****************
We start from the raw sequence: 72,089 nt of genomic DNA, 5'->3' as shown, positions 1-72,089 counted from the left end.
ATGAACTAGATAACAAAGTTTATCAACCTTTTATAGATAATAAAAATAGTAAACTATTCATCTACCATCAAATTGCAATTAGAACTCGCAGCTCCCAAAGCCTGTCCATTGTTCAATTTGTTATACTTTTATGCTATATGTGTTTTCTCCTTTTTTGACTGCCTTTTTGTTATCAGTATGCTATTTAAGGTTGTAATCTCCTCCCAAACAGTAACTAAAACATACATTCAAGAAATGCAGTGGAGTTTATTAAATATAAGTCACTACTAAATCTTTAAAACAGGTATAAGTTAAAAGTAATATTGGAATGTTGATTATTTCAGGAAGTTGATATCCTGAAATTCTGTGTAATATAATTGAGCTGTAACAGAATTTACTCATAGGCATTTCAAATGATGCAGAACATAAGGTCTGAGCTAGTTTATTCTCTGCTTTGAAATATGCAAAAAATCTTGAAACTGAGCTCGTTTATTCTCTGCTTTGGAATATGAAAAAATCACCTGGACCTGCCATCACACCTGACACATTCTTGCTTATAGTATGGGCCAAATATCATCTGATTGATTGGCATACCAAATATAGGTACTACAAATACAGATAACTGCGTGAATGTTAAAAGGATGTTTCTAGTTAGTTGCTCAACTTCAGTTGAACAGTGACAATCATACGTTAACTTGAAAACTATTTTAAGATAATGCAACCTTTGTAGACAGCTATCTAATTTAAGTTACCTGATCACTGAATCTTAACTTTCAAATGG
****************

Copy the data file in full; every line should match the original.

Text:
We start from the raw sequence: 72,089 nt of genomic DNA, 5'->3' as shown, positions 1-72,089 counted from the left end.
ATGAACTAGATAACAAAGTTTATCAACCTTTTATAGATAATAAAAATAGTAAACTATTCATCTACCATCAAATTGCAATTAGAACTCGCAGCTCCCAAAGCCTGTCCATTGTTCAATTTGTTATACTTTTATGCTATATGTGTTTTCTCCTTTTTTGACTGCCTTTTTGTTATCAGTATGCTATTTAAGGTTGTAATCTCCTCCCAAACAGTAACTAAAACATACATTCAAGAAATGCAGTGGAGTTTATTAAATATAAGTCACTACTAAATCTTTAAAACAGGTATAAGTTAAAAGTAATATTGGAATGTTGATTATTTCAGGAAGTTGATATCCTGAAATTCTGTGTAATATAATTGAGCTGTAACAGAATTTACTCATAGGCATTTCAAATGATGCAGAACATAAGGTCTGAGCTAGTTTATTCTCTGCTTTGAAATATGCAAAAAATCTTGAAACTGAGCTCGTTTATTCTCTGCTTTGGAATATGAAAAAATCACCTGGACCTGCCATCACACCTGACACATTCTTGCTTATAGTATGGGCCAAATATCATCTGATTGATTGGCATACCAAATATAGGTACTACAAATACAGATAACTGCGTGAATGTTAAAAGGATGTTTCTAGTTAGTTGCTCAACTTCAGTTGAACAGTGACAATCATACGTTAACTTGAAAACTATTTTAAGATAATGCAACCTTTGTAGACAGCTATCTAATTTAAGTTACCTGATCACTGAATCTTAACTTTCAAATGG